### Calendar Capers

Choose any three by three square of dates on a calendar page. Circle any number on the top row, put a line through the other numbers that are in the same row and column as your circled number. Repeat this for a number of your choice from the second row. You should now have just one number left on the bottom row, circle it. Find the total for the three numbers circled. Compare this total with the number in the centre of the square. What do you find? Can you explain why this happens?

Make a set of numbers that use all the digits from 1 to 9, once and once only. Add them up. The result is divisible by 9. Add each of the digits in the new number. What is their sum? Now try some other possibilities for yourself!

### Rotating Triangle

What happens to the perimeter of triangle ABC as the two smaller circles change size and roll around inside the bigger circle?

# Tis Unique

##### Stage: 3 Challenge Level:

Congratulations to all the following for their correct solutions:

Andrei Lazanu Lazanu (School number 205, Bucharest),
Fiona Watson (Stamford High School),
Musab Khawaja,
Chong Ching Tong, Chen Wei Jian and Teo Seow Tian (River Valley High School, Singapore),
Clement Goh Tian (River Valley High School, Singapore),
Emma Holmes

It is good to see you explain how you came to your answer. Some of you said you solved the problem by "trial and error" but I am sure you made some decisions along the way. Sometimes it is necessary to try several possible numbers before finding the one that works for other constraints. Next time try to explain your thinking. I have included Andrei's solution as one of those that gave a very complete explanation of how they thought the problem through.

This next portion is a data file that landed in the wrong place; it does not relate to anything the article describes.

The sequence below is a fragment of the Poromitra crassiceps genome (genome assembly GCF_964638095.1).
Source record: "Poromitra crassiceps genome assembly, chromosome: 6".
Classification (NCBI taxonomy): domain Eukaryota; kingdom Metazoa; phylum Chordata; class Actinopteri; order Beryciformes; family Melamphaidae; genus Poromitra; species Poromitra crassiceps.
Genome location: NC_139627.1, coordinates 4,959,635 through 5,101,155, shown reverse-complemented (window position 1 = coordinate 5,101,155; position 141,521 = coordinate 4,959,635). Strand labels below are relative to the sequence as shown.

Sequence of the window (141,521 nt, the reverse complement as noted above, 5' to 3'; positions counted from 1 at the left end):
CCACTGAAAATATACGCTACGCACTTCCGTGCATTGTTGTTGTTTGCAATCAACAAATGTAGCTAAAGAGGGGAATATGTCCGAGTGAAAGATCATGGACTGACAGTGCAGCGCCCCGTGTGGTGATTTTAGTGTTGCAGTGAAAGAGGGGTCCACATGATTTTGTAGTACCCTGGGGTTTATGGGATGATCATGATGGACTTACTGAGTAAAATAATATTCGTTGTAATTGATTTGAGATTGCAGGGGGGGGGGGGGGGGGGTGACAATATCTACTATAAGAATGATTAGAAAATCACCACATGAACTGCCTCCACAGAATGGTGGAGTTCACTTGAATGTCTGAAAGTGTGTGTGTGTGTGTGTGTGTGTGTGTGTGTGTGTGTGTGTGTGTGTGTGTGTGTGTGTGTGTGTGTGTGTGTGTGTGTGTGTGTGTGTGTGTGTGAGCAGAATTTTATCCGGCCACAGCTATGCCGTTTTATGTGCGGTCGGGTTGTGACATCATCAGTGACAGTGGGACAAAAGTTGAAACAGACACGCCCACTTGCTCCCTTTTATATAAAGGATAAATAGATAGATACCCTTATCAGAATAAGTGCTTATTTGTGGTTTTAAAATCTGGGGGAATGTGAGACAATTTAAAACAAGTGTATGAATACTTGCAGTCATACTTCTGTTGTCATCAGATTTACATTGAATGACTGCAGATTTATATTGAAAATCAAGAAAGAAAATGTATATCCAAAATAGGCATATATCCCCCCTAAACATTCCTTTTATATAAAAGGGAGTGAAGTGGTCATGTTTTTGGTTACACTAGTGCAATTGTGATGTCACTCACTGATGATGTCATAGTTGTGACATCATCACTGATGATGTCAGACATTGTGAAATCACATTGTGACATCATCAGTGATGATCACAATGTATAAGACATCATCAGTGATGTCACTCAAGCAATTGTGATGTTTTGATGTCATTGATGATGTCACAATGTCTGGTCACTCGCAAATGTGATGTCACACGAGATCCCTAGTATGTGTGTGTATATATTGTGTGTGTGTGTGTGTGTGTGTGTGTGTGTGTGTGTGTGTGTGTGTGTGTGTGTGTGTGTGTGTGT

First I observed that the first digit of the result must be 1:

 * * 4 + 2 8 * _ _ _ _ 1 * * *

I used for the other letters the following notation:

 a b 4 + 2 8 c _ _ _ _ 1 d e f

2 + a + n = , where n can be 0 or 1.
a + n = 8 + d, where a and d are smaller than 10.

 1.1. n = 0

a = 8 + d.
a can be 8 or 9 and d 0 and 1 respectively, but in the first case 8 was used, and in the second case 0 was used.

 1.2. n = 1

a + 1 = 8 + d
a can be 7, 8 and 9 and d can be 0, 1 and 2. In the first situation it works because the digits weren't used another time, in the second combination it doesn't work, and the last situation doesn't work. The result is:

 7 b 4 + 2 8 c _ _ _ _ 1 0 e f

4 + c =

c can be : 3, 5, 6, 9. Then is: 7, 9, 10, 13. The possibilities are:

c = 5; f = 9

c = 9; f = 3

 2.1. c = 5; f = 9

 7 b 4 + 2 8 5 _ _ _ _ 1 0 e 9

b + 8 =

Using only 3 and 6 there isn't any possibility.

 2.2. c = 9; f = 3

 7 b 4 + 2 8 9 _ _ _ _ 1 0 e 3

b + 8 + 1 =

b + 9 =

In this situation only b = 6 and e = 5 satisfies the condition.

This is the only solution for the problem, because using a step-by-step method, I obtained only one solution.